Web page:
ESCO Overstates Sales by $2.4 Million, Fires Auditor After Revenue Recognition Warning

We’ve also uncovered a $35,000 audit fee discrepancy that casts additional doubt over the company’s internal controls.

January 5, 2022

Eleven days after ESCO Technologies (ESE), an engineered products firm, fired its long-time auditor KPMG, the company disclosed a control deficiency that resulted in misstated financials. In its latest 10-K, ESCO acknowledged the design of certain controls over revenue recognition and the accumulation of inventory costs and the determination of inventory carrying values were ineffective in 2020:

“The control deficiencies resulted in immaterial misstatements of net sales and cost of sales.”

ESCO overstated $2.4 million of net sales and contract assets, $900k of inventory, and understated COGS by the same amount. The errors— after adjusting for taxes and other errors— resulted in a decrease in net income of $2.5 million, or $0.10 per share for 2020.

The day before KPMG— ESCO’s auditor for 31-years— was notified it was being dismissed, director Larry Solley announced he would resign from ESCO’s Board of Directors. On the same day, ESCO eliminated Solley’s board seat, reducing the number of directors to seven. The company also awarded its executive officers a lucrative new performance bonus scheme.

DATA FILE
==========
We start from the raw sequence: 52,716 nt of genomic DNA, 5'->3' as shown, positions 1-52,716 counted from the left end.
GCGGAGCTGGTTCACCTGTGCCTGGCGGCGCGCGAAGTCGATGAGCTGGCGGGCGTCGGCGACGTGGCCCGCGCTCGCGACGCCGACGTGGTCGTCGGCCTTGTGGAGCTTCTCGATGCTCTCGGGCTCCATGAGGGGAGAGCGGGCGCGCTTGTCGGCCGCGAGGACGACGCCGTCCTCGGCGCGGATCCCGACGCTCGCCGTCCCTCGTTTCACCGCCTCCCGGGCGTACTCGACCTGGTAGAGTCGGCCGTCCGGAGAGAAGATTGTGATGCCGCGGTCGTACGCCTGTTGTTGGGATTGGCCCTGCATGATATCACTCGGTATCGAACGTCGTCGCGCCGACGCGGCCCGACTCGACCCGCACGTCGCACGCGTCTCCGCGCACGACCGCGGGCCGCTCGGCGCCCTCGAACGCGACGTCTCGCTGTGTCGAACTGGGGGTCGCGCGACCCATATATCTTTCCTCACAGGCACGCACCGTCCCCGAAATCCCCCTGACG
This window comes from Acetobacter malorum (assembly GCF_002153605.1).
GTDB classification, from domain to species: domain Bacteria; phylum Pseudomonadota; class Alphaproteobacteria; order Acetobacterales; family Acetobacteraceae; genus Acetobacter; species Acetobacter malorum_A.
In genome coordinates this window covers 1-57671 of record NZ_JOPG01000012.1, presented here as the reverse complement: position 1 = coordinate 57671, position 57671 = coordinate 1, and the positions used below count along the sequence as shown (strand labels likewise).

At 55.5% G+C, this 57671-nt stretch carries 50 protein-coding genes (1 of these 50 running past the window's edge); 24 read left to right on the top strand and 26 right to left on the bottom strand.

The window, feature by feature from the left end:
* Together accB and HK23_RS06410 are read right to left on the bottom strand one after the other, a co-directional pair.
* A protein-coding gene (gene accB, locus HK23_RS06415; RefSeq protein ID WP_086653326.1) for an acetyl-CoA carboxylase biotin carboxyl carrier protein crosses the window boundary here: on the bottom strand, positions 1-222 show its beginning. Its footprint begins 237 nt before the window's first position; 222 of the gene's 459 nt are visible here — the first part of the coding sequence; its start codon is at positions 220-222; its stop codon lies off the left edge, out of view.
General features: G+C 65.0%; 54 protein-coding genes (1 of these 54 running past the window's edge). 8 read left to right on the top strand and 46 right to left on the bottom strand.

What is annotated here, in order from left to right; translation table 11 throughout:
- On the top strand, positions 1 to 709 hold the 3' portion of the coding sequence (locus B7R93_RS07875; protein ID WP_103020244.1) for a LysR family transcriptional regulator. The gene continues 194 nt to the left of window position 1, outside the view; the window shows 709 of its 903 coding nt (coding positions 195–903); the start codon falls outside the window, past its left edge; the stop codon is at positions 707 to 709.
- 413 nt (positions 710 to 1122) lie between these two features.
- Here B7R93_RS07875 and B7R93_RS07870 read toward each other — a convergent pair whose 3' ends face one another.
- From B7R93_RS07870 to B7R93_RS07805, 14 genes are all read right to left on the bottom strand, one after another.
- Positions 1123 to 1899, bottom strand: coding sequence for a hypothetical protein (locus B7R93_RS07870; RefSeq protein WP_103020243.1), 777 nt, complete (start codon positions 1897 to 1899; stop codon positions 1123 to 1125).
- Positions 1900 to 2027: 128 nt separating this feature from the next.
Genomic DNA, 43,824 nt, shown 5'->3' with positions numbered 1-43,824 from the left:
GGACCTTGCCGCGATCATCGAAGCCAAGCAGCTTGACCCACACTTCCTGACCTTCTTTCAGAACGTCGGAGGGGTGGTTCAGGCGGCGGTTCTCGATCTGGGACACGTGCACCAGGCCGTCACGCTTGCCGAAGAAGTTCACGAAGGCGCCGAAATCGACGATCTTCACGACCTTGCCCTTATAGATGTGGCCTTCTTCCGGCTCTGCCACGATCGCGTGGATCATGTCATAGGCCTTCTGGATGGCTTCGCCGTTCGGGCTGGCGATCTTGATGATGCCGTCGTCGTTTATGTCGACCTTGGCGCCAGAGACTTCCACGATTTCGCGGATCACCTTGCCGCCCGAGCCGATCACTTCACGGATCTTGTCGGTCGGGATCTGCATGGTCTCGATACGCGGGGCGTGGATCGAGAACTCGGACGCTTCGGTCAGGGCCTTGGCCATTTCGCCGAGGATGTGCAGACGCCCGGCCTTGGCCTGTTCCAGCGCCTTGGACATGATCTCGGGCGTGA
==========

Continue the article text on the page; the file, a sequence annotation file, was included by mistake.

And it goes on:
Separately, revenue and inventory aren’t the only items ESCO struggles to report accurately at times. We’ve uncovered a discrepancy in the amount ESCO paid KPMG the year before the auditor was ousted. Even with a clarifying footnote in the latest Proxy, ESCO’s audit fee math does not add up.

The 2020 Proxy indicates KPM was paid $1.275 million yet the 2021 Proxy indicates KPMG was paid $1.57 million the prior year. In a footnote, ESCO tries to explain away the apparent discrepancy, noting the company approved an additional $260,0000 to KPMG after the 2020 Proxy was filed.

The numbers still don’t sum.

If we add the additional payment to the total disclosed in the 2020 Proxy, KPMG’s total for 2020 should be $1.535 million, or $35,000 less than the $1.57 million ESCO reports in the 2021 Proxy. It’s not the first time EXCO has generously paid KPMG hundreds of thousands of dollars extra after the filing of a Proxy, but in those instances the adjustments reconcile with the prior year.

When DuDil contacted ESCO about the discrepancy, the company told us it paid KPMG an extra $35,000 for a statutory audit in Finland. Though ESCO includes a general mention of statutory audits for foreign subsidiaries in a footnote, neither the Finland audit nor the additional $35,000 payment is disclosed in either the 2020 or 2021 Proxies which still do not reconcile.

Related: PH, PLL, TDG, MOG.A, SAFRY,

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